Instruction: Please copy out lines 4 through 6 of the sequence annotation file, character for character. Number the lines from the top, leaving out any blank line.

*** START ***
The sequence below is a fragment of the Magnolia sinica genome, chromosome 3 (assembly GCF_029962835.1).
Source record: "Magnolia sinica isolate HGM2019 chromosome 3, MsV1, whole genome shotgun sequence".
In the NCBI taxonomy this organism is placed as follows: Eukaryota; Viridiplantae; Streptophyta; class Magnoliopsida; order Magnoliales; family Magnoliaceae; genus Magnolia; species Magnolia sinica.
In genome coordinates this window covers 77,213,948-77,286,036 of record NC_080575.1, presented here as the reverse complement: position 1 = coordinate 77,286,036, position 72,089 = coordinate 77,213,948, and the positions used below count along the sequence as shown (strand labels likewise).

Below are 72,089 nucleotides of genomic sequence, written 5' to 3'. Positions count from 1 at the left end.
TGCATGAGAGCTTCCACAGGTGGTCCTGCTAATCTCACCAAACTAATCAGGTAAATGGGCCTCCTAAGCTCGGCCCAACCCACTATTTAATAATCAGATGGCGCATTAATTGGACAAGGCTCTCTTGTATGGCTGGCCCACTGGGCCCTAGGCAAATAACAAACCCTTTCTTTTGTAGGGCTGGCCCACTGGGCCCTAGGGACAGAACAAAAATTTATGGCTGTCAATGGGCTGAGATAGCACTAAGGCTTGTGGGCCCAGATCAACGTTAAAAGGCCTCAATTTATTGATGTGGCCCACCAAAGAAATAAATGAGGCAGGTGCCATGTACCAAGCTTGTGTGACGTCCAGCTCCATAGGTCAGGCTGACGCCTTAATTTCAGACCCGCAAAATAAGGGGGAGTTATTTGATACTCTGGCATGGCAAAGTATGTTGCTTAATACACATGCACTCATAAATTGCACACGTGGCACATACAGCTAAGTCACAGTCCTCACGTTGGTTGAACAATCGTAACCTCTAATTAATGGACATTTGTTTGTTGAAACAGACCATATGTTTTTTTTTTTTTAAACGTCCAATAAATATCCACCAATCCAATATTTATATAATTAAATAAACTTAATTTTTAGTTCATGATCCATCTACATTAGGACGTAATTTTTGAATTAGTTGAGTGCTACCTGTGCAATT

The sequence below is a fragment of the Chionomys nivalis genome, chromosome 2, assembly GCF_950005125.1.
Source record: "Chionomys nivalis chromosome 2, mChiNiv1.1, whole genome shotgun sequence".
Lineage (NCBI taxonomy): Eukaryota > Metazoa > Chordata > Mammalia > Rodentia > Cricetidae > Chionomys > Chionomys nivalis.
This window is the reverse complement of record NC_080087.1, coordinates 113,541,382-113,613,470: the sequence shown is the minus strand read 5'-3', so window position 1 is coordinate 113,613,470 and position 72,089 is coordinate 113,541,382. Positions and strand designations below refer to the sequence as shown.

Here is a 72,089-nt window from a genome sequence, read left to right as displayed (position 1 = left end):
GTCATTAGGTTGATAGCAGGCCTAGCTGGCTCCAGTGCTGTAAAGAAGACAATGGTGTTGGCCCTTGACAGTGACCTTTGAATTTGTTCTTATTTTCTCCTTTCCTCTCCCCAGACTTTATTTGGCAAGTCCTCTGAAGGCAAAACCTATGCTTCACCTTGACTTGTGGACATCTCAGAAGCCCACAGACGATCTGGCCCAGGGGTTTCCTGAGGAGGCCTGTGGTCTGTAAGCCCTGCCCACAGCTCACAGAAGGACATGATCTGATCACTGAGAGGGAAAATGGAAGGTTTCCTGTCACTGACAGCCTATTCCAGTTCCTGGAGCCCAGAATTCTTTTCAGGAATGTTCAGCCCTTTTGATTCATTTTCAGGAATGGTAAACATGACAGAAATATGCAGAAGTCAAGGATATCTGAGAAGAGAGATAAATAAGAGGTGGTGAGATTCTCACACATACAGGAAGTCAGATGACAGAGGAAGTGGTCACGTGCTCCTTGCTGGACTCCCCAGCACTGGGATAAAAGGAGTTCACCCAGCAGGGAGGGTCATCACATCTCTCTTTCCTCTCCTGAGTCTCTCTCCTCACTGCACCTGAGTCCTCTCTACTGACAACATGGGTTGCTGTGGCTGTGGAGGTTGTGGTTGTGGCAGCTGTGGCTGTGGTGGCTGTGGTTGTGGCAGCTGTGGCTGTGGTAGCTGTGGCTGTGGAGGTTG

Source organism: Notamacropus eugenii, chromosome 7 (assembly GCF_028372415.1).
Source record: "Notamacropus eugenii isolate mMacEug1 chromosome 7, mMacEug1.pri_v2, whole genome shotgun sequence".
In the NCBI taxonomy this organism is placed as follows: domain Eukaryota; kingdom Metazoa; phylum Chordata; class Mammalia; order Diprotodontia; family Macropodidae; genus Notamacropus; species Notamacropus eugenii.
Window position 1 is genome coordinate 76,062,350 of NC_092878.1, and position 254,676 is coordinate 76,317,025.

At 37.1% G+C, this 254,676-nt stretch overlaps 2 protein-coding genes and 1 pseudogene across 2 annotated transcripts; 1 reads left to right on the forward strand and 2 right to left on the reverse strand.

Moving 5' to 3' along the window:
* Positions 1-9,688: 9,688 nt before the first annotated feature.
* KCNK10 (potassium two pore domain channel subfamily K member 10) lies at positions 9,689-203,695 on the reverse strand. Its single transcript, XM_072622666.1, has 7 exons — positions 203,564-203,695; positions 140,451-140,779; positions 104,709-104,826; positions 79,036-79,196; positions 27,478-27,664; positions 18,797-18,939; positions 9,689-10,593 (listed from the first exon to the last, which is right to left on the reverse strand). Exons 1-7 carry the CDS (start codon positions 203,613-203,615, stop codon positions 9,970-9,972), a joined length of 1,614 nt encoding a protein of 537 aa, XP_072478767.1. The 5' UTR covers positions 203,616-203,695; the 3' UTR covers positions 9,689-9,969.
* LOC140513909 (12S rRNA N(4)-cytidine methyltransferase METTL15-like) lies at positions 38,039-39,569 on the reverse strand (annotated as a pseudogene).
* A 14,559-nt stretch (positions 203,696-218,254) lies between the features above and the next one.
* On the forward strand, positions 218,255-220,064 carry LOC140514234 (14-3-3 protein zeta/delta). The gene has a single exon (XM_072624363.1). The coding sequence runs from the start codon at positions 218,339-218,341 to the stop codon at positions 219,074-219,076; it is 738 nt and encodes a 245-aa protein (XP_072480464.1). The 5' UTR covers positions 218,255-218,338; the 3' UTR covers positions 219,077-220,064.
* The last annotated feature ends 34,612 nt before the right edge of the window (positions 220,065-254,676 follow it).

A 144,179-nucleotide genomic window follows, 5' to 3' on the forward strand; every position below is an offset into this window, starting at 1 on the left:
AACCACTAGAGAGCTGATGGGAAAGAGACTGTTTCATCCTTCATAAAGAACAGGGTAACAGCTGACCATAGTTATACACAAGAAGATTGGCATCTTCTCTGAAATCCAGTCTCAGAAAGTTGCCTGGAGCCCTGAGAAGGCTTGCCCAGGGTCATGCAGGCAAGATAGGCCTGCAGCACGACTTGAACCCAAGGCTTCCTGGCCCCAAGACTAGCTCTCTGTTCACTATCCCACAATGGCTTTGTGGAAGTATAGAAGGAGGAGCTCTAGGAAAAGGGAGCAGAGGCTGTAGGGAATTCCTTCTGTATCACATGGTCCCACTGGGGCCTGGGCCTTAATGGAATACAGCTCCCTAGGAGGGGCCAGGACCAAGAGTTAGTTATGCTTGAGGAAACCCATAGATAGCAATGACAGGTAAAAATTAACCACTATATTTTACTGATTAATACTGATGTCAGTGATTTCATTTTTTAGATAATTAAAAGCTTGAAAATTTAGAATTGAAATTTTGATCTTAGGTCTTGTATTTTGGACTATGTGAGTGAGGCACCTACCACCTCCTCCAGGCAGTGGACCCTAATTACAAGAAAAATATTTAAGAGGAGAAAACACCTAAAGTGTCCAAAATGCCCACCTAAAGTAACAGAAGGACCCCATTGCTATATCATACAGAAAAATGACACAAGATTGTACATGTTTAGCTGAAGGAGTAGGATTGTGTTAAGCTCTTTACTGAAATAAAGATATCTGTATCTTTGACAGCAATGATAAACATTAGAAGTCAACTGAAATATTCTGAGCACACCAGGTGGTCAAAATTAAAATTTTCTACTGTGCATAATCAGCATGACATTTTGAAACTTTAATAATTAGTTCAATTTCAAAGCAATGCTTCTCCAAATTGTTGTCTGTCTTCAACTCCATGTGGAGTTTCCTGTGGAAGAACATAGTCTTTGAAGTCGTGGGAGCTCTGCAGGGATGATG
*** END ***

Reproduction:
In genome coordinates this window covers 77,213,948-77,286,036 of record NC_080575.1, presented here as the reverse complement: position 1 = coordinate 77,286,036, position 72,089 = coordinate 77,213,948, and the positions used below count along the sequence as shown (strand labels likewise).

Below are 72,089 nucleotides of genomic sequence, written 5' to 3'. Positions count from 1 at the left end.
TGCATGAGAGCTTCCACAGGTGGTCCTGCTAATCTCACCAAACTAATCAGGTAAATGGGCCTCCTAAGCTCGGCCCAACCCACTATTTAATAATCAGATGGCGCATTAATTGGACAAGGCTCTCTTGTATGGCTGGCCCACTGGGCCCTAGGCAAATAACAAACCCTTTCTTTTGTAGGGCTGGCCCACTGGGCCCTAGGGACAGAACAAAAATTTATGGCTGTCAATGGGCTGAGATAGCACTAAGGCTTGTGGGCCCAGATCAACGTTAAAAGGCCTCAATTTATTGATGTGGCCCACCAAAGAAATAAATGAGGCAGGTGCCATGTACCAAGCTTGTGTGACGTCCAGCTCCATAGGTCAGGCTGACGCCTTAATTTCAGACCCGCAAAATAAGGGGGAGTTATTTGATACTCTGGCATGGCAAAGTATGTTGCTTAATACACATGCACTCATAAATTGCACACGTGGCACATACAGCTAAGTCACAGTCCTCACGTTGGTTGAACAATCGTAACCTCTAATTAATGGACATTTGTTTGTTGAAACAGACCATATGTTTTTTTTTTTTTAAACGTCCAATAAATATCCACCAATCCAATATTTATATAATTAAATAAACTTAATTTTTAGTTCATGATCCATCTACATTAGGACGTAATTTTTGAATTAGTTGAGTGCTACCTGTGCAATT